• \$\begingroup\$ @Tom. There seems to be inexact things in your answer (according to Neil_UK, a feedthrough capacitor may well have an as small series inductance as possible. See his answer and comments below). Could you edit your answer in order for the accepted answer to be entirely correct? (I dislike removing points after I gave them, and your answer is nicely illustrated). \$\endgroup\$ – MikeTeX Apr 10 '17 at 6:18
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I tested this using a network analyzer some time ago, using Murata NFM21PS106 SMD feedthrough caps.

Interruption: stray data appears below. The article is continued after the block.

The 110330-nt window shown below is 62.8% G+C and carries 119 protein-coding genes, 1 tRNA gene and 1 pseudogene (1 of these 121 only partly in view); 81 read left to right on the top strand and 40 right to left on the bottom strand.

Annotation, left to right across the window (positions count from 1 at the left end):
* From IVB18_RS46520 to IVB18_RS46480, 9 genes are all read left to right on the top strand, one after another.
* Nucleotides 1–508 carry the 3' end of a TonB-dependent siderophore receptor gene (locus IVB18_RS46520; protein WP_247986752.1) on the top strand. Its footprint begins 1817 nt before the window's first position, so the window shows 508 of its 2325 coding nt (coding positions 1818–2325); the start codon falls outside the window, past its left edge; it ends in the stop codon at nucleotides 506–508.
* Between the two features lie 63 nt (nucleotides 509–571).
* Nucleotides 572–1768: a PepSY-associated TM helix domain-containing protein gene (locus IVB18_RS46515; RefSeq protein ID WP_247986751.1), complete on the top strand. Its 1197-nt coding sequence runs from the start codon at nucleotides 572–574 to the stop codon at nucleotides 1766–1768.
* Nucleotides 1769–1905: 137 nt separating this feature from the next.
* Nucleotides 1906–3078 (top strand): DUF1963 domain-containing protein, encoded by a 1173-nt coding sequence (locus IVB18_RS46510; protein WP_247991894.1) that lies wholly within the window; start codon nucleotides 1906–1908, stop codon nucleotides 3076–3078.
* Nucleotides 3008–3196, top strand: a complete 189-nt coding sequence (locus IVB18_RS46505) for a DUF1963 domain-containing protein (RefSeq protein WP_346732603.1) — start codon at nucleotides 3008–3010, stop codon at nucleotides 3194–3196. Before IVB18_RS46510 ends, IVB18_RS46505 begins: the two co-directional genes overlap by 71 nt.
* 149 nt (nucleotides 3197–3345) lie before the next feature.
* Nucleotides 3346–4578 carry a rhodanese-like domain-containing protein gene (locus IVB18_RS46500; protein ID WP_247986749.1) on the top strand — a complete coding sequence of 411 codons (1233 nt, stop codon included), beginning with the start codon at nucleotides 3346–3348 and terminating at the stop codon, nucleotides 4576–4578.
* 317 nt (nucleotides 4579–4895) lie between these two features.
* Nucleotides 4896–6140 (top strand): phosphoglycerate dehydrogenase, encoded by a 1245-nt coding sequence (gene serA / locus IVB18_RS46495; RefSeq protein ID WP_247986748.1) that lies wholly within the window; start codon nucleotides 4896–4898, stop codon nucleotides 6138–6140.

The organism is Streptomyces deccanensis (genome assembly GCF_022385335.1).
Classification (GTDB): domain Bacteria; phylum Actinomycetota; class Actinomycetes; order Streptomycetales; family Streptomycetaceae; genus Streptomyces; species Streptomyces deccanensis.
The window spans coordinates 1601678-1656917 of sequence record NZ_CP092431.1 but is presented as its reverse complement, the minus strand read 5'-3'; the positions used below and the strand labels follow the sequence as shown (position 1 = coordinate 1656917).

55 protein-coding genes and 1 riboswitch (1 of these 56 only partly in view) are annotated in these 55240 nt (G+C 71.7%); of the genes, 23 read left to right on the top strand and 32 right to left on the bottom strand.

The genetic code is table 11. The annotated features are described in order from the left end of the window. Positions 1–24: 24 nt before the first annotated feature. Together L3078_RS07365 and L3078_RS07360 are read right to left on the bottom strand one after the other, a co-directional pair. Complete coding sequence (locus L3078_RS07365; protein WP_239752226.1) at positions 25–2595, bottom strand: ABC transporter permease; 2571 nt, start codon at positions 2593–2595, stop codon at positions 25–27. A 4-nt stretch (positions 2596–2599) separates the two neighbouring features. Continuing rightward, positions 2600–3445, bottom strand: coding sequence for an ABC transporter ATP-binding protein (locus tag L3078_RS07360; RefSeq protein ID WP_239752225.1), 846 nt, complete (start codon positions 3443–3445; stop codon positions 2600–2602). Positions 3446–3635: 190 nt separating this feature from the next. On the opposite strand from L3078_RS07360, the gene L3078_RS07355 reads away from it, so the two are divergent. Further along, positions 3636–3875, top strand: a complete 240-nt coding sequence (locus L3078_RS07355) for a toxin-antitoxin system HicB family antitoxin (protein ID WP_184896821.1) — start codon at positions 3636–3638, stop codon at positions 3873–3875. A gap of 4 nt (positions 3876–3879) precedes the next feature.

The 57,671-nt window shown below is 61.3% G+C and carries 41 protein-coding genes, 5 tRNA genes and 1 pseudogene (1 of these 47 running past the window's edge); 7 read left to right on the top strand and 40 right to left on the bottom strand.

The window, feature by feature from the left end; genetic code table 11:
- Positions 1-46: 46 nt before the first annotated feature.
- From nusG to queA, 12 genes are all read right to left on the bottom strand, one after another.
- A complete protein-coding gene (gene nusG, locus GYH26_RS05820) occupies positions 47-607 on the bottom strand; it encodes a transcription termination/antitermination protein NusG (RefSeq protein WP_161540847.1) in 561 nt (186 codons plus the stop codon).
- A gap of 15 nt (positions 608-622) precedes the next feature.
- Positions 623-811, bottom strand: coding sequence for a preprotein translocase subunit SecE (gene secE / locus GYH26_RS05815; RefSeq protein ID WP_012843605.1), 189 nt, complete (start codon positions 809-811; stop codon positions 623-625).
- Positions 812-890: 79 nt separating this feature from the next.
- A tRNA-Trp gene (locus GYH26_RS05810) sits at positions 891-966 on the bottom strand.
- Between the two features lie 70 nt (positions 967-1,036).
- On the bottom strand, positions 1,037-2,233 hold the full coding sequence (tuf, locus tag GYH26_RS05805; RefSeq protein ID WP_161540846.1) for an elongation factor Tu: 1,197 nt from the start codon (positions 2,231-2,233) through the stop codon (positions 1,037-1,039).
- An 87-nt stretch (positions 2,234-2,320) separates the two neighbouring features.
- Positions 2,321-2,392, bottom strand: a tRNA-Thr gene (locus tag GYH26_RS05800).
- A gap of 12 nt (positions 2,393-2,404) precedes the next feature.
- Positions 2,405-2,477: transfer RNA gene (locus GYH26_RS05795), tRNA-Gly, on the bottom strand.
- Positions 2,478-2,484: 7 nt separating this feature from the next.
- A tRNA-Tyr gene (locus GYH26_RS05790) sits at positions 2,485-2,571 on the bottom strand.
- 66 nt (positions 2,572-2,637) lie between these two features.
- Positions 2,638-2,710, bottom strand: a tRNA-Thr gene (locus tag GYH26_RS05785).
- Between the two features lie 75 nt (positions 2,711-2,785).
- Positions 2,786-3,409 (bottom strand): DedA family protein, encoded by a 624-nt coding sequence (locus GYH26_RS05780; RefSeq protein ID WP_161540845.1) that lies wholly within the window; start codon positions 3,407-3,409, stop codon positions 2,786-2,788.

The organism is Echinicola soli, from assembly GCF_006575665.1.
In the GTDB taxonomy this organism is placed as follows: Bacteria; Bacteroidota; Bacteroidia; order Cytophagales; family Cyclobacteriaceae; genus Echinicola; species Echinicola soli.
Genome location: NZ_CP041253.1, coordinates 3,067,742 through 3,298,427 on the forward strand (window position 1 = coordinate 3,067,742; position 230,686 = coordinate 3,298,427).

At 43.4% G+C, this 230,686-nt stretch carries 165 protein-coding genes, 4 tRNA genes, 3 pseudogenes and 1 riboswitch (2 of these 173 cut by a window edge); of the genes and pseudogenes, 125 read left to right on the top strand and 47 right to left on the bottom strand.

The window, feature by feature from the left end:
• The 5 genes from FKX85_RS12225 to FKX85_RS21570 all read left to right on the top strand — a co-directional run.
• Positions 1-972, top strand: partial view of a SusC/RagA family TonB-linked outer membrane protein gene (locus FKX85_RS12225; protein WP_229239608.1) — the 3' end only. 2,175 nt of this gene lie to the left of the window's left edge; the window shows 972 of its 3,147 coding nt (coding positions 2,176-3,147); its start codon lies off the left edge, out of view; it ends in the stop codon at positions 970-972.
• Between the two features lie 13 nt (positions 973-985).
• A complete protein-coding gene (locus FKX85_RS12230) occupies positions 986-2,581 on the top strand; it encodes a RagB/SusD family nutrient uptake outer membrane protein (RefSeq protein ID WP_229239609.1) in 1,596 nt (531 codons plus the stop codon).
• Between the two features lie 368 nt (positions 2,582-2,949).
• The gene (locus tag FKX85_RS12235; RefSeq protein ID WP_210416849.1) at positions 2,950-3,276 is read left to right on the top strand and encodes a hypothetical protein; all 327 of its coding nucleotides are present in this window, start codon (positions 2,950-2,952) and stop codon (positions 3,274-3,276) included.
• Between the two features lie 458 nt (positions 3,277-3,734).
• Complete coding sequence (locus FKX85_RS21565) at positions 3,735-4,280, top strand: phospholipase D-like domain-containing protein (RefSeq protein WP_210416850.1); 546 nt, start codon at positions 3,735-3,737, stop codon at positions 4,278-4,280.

The gist of it is that, when you consider ESL from one terminal only, they behave more or less like a SMD capacitor of equivalent size. Most of the ESL is in the connection from your power plane to the cap anyway, so the type of cap matters little. Reverse geometry caps have lower ESL, but that's half due to the fact you can stick more via's on them.

X2Y caps, though, have very low ESL, because they form a clever low-inductance system with the vias. You cannot neglect via and mounting inductance, it is essential.

As filters, though, feedthrough caps are ridiculously good.

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Here is a bulkhead-mounting filter from Tusconix, offering 70dB atten at GHz enter image description here